FG shouldn’t have paid Paris Club refunds with ECA – Akeni
Journalists’ choice of words can incite or resolve violence – Umukoro
The Periscope culled Fombina Times
Arukaino Umukoro, CNN MultiChoice African Journalist Award winner, has called on the journalists to be careful with their choice of words when reporting.
Umukoro made the call while delivering a paper on “Conflict and Migration Crisis Reporting” during a workshop on data journalism organised by the Ripples Centre for Data and Investigative Journalism (RCDIJ).
According to him, while Nigeria was not at war, what journalists would report “has the power to worsen or resolve the crisis” currently plaguing the country.
On his part, Abel Akeni, head of the extractive unit of BudgIT, a civic organisation, who spoke on “Public Sector Fiance Reporting”, said the federal government was not supposed to pay the Paris Club refunds from the excess crude account (ECA).
Mahmoud Isa-Dutse, permanent secretary of the ministry of finance, said in December 2018 that the balance of the ECA declined by $1.68 billion between November 25 and December 19 following withdrawals shared to states as part of the Paris Club refund.
“The deductions was for the final payment of the Paris Club Refund. The final payments to states have been made and the figure was deducted from the Excess Crude Account,” he had said.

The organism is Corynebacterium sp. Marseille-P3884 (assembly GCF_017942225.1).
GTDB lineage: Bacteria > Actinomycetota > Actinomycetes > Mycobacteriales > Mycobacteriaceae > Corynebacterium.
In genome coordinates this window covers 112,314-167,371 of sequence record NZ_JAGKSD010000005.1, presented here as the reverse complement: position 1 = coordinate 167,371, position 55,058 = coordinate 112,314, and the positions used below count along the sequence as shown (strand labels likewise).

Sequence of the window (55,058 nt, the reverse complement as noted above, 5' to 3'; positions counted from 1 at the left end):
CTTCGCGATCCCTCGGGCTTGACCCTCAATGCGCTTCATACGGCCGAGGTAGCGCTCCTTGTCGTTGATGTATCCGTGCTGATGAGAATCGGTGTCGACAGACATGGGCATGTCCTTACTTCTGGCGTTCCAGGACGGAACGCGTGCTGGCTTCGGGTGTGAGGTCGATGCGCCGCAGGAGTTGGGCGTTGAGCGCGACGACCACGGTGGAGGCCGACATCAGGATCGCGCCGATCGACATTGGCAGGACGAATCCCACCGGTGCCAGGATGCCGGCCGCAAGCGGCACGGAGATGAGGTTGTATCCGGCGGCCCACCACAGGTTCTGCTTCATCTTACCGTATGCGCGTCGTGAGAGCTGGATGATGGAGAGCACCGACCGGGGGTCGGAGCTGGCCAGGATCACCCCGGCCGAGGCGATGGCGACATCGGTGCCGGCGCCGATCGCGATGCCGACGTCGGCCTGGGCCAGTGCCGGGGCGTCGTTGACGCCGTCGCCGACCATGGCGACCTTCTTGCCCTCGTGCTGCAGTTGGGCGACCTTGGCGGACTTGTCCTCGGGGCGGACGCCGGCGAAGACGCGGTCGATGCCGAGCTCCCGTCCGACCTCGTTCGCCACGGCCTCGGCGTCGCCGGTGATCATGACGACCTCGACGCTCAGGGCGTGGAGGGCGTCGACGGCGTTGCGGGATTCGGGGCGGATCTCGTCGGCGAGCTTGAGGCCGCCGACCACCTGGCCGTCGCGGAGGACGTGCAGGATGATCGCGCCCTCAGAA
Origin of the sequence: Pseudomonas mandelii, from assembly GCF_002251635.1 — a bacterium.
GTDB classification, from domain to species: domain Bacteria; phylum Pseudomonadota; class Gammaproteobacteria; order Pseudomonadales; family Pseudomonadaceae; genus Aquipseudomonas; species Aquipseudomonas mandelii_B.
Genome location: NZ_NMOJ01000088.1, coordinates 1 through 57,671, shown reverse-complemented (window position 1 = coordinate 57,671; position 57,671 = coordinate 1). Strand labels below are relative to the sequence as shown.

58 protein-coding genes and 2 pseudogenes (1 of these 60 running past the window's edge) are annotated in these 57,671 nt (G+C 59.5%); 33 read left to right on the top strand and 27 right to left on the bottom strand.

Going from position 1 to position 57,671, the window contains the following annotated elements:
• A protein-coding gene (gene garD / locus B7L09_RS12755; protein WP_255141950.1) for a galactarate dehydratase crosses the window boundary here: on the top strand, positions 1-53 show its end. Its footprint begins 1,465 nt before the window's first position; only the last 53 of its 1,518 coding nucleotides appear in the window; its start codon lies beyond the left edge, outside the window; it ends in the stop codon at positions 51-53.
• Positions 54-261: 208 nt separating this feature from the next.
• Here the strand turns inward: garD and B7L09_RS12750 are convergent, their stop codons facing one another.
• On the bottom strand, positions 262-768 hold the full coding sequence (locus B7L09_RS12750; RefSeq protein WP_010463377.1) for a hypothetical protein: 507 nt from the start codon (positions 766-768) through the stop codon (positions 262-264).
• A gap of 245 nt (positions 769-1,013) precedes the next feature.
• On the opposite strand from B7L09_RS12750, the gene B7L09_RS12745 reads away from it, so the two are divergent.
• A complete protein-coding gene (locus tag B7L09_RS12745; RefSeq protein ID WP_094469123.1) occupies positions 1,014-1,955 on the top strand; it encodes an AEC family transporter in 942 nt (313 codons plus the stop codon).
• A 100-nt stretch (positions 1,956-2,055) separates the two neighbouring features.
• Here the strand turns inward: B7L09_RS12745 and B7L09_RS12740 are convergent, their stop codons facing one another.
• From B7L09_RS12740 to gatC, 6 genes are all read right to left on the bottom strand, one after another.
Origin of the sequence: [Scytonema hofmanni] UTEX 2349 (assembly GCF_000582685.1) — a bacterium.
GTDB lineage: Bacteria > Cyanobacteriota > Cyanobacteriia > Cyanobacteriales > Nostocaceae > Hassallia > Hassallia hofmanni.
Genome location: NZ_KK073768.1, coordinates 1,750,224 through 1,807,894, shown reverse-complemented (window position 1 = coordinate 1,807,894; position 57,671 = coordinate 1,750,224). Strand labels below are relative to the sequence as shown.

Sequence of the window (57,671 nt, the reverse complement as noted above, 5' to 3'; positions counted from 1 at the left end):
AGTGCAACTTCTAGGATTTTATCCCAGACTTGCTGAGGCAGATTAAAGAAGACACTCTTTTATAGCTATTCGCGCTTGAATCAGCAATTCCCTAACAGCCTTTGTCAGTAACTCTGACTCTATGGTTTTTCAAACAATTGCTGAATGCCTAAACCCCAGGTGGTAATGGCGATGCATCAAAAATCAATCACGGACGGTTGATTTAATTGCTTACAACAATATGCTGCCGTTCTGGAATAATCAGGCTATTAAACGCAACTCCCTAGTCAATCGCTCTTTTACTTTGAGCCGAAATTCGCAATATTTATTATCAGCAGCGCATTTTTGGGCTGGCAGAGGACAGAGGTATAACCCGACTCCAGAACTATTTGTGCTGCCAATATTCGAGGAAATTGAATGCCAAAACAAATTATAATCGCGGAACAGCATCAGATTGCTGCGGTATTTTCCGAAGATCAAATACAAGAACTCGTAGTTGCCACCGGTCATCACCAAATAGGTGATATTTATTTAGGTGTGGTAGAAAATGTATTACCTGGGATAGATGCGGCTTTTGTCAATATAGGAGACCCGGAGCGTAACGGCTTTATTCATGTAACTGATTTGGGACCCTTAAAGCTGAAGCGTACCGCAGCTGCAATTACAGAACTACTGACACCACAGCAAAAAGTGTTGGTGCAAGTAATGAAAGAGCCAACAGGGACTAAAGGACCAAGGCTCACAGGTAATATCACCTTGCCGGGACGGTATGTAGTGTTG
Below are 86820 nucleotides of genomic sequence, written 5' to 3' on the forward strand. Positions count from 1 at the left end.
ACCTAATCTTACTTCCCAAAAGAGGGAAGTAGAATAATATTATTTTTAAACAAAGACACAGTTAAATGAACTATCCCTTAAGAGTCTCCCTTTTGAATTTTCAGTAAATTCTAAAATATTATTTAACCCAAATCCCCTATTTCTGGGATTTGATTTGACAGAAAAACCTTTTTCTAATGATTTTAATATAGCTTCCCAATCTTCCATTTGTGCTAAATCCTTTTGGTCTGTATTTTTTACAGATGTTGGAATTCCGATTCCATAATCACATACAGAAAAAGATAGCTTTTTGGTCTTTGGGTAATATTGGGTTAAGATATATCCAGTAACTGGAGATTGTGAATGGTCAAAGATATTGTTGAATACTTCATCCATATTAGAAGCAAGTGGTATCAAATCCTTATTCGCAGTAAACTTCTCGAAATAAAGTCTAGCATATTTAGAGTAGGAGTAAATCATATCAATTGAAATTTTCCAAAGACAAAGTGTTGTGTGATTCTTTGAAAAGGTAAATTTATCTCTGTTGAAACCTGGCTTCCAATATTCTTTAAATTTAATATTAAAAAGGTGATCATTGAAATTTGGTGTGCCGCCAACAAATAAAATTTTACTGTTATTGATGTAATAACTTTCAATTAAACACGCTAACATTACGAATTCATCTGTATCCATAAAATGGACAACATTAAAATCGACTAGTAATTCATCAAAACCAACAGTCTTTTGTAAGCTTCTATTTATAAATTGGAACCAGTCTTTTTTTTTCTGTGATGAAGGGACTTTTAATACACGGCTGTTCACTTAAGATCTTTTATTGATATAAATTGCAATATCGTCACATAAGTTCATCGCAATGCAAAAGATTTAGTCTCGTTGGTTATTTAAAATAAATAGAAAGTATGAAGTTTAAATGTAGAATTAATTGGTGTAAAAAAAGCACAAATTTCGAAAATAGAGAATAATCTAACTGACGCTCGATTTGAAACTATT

“A decision was taken to make these refunds and part of that decision is for the refund to be funded from the Excess Crude Account.”
But Akeni said the fund in the ECA belongs to all the tiers of government, asking why states should be paid from money that ordinarily belongs to them.
“You cannot pay someone money from money that belongs to both of you. The ECA belongs to all the tiers of government,” Akeni said.
He expressed concerns over the “lax” policies that govern withdrawal from the ECA as against that of the sovereign wealth fund (SWF).
Akeni said the country has to “wake up from the illusion” that it is an oil-rich nation, explaining that the US and Saudi Arabia make much more money from oil than Nigeria does.
“There is this illusion that we are an oil-rich country. We’re not, we’re very very poor. In fact, we’re broke,” he said.
Also speaking, Qasim Akinreti, chairman of the Nigeria Union of Journalists (NUJ), who represented Lanre Arogundade, director, International Press Centre (IPC), urged journalists to make self-development a habit.
Akinreti said the ability of a journalist to look beyond the surface and tell a human angle story is what would make them stand out as purely professionals